The concept of Ishwara being one supreme being, Lord and God is used in Puranic and Modern Hinduism.
But was such a concept present in Vedas or authentic Upanishads?
This Wikipedia article says no
The word Īśvara does not appear in Rigveda. However, the verb īś- does appear in Rig veda, where the context suggests that the meaning of it is "capable of, able to". It is absent in Samaveda, is rare in Atharvaveda, but it appears in Samhitas of Yajurveda. The contextual meaning, however as the ancient Indian grammarian Pāṇini explains, is neither god nor supreme being.
Did the concept of Ishwara, the Single Supreme God exist in Vedas?
One can readily give example of Purusha Sukta, which is clearly Monotheistic, but again this Wikipedia article seems fo say that Purusha Sukta was a later addition.
Some scholars state that certain verses of Purusha Sukta are later interpolations to the Rigveda. One of the reasons given is that it is the only hymn in all the Vedas that mentions the four varnas by name - although the word "varṇa" itself is not mentioned in the hymn
This four varna-related verse is controversial and is believed by many scholars, such as Max Müller, to be a corruption and a medieval or modern era insertion into the text
Many 19th and early 20th century scholars questioned as to when parts or all of Purusha Sukta were composed, and whether some of these verses were present in the ancient version of Rigveda. They suggest it was interpolated in post-Vedic era and is a relatively modern origin of Purusha Sukta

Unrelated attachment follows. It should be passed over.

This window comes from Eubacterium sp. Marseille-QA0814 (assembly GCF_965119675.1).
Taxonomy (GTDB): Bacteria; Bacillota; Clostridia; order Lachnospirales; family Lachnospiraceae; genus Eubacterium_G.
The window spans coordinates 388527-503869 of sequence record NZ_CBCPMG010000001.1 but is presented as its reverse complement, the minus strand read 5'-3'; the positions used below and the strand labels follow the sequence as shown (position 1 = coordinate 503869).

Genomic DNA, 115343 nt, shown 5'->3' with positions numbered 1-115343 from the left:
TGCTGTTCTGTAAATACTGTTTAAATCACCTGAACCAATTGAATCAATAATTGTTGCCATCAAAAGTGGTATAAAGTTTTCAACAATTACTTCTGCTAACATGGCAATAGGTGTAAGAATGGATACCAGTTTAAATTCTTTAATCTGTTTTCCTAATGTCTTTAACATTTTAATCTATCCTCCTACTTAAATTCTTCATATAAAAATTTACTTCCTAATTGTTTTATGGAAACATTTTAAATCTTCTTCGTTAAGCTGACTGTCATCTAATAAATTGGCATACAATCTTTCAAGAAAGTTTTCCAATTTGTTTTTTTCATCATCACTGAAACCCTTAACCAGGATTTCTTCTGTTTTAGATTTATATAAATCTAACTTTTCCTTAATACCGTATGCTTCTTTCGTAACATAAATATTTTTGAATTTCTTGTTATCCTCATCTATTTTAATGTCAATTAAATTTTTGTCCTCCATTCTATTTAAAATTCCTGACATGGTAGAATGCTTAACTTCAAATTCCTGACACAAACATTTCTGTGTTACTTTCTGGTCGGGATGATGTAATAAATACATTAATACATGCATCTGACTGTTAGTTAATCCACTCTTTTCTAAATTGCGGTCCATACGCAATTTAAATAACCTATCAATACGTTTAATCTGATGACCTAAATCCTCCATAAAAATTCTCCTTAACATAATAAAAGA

There can be little doubt, for instance, that the 90th hymn of the 10th book (Purusha Sukta) is modern both in its character and in its diction. (...) It mentions the three seasons in the order of the Vasanta, spring; Grishma, summer; and Sarad, autumn; it contains the only passage in the Rigveda where the four castes are enumerated. The evidence of language for the modern date of this composition is equally strong. Grishma, for instance, the name for the hot season, does not occur in any other hymn of the Rigveda; and Vasanta also does not belong to the earliest vocabulary of the Vedic poets.
— Max Müller
1. Is the concept of one Ishwara present in Vedas?
2. How old is Purusha sukta?